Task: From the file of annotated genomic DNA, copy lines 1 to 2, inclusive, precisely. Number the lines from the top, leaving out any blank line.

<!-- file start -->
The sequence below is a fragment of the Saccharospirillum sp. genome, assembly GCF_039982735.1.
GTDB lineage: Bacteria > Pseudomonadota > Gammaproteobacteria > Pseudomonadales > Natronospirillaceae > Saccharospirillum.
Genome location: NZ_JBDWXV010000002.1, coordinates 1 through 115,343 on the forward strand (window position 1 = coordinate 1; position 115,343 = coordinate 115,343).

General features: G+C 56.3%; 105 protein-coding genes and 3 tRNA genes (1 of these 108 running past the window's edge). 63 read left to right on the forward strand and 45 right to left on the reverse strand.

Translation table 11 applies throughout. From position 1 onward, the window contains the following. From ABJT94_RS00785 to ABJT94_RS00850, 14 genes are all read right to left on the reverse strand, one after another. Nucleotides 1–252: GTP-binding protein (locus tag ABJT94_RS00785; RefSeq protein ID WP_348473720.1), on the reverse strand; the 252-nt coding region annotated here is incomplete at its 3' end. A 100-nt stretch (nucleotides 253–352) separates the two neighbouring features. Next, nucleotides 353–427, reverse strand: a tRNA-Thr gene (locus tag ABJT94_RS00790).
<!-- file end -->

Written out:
The sequence below is a fragment of the Saccharospirillum sp. genome, assembly GCF_039982735.1.
GTDB lineage: Bacteria > Pseudomonadota > Gammaproteobacteria > Pseudomonadales > Natronospirillaceae > Saccharospirillum.